Denise and I have been in a small group study with some other pastors and their wives since the beginning of the year. The study was called, “Emotionally Healthy Spirituality”. Not a very catchy title. It would never stand on a movie marquis. It’s too hard to say. But the content forced us to examine who our past and our present emotional state effects the way we interact with everything in our world.
Part of what I loved about the study is that it was clear that we are all a work in progress. None of us have arrived. We are all damaged. We are all less than perfect. And God expects no less. Listen to this section of the book,
“We often forget that the people that Jesus chose to form the leadership of his church were neither spiritually nor emotionally mature. Like us, they had a great deal to learn. Peter, the point leader, had a big problem with his mouth and was a bundle of contradictions. Andrew, his brother, was quiet and remained behind the scenes. James and John were called ‘sons of thunder’ because they were aggressive, hotheaded, ambitious, and intolerant. Philip was negative and skeptical. He had limited vision. “We can’t do that” summed up his lack of faith when confronted by the problem of feeding the five thousand. Nathaniel Bartholomew was prejudiced and opinionated. Matthew was the most hated person in Capernaum, working in a profession that abused innocent people. Thomas was melancholy, mildly depressive and pessimistic. James, son of Alpheus, and Judas, son of James, were nobodies. The Bible says nothing about them. Simon, the Zealot, was a freedom fighter and terrorist in his day. Judas, the treasurer, was a thief and a loner. He pretended to be loyal to Jesus and then betrayed him.
Most of them, did have one great quality. They were willing. That is all God asks of us.” (Peter Scazzero, Emotionally Healthy Spirituality, pg. 193)
The circumstances of our life will never be perfect. That opportunity passed us by with the first lie we told our mother, “I didn’t eat that cookie...” But God doesn’t need perfect people to do a perfect work. He just needs the willing.
I have been so blessed to be part of a church that believes you don’t need to be perfectly qualified to be involved, or to serve, or to lead. It’s my only chance. It’s your only chance for an opportunity to be included.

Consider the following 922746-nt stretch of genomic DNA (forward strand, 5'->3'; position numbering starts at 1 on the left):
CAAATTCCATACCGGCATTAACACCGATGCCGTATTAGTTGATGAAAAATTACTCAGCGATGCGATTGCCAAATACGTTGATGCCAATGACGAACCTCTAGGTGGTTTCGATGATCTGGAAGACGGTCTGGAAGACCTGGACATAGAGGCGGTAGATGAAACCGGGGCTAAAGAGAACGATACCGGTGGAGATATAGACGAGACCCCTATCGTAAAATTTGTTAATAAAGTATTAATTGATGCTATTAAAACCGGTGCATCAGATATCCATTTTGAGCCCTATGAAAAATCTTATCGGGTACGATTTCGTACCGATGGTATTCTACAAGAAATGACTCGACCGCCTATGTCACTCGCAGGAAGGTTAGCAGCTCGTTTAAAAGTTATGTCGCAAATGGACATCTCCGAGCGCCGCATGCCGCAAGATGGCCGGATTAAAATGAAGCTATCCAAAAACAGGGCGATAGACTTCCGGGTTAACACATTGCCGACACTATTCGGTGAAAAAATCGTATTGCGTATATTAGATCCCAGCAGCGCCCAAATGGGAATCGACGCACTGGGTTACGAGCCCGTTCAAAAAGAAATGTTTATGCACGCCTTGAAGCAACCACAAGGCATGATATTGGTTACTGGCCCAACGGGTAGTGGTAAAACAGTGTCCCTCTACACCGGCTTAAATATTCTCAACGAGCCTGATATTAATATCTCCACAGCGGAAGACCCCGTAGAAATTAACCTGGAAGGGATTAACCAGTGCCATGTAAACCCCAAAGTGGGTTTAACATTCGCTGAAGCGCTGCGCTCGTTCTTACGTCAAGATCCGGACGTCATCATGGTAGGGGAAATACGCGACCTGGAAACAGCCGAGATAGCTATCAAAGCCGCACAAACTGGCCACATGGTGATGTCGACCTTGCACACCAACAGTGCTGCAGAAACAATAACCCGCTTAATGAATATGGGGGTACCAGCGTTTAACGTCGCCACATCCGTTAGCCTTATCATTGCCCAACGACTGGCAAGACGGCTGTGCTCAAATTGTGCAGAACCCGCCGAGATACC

But we do need to be willing. Willing to learn. Willing to come. Willing to serve. Willing to step up. Willing to try new things. Willing to persevere. Willing to accept. Willing to contribute. Willing to lead. Willing to meet. Willing to share/talk/encourage/teach/speak up.
There is no such thing as a perfect ministry or a perfect event. But there is such a thing as a willing effort of imperfect people who will allow a perfect God work on them and through them.
It is why I am so excited about Serve Day. None of these projects or settings are perfect. And perfect people aren’t showing up to serve. But God is, and so are His willing kids.
It’s why I am excited about getting into a 12-week long study of the book of James, Faith that Works. It’s not a perfect length. The title isn’t perfectly catchy. Our attention spans are imperfect too. But when we teach God’s perfect word, something amazing happens. Growth. Understanding. Change.
It is why we can say with confidence around here – everyone can serve. Not that everyone should be allowed to do anything they want. But if you are willing, we can find a way for you to make a difference, as imperfect as we are, in God’s kingdom.
So… if you are less than perfect, you are in the right place for something amazingly perfect to begin to happen in you.
We’ll see you Sundays,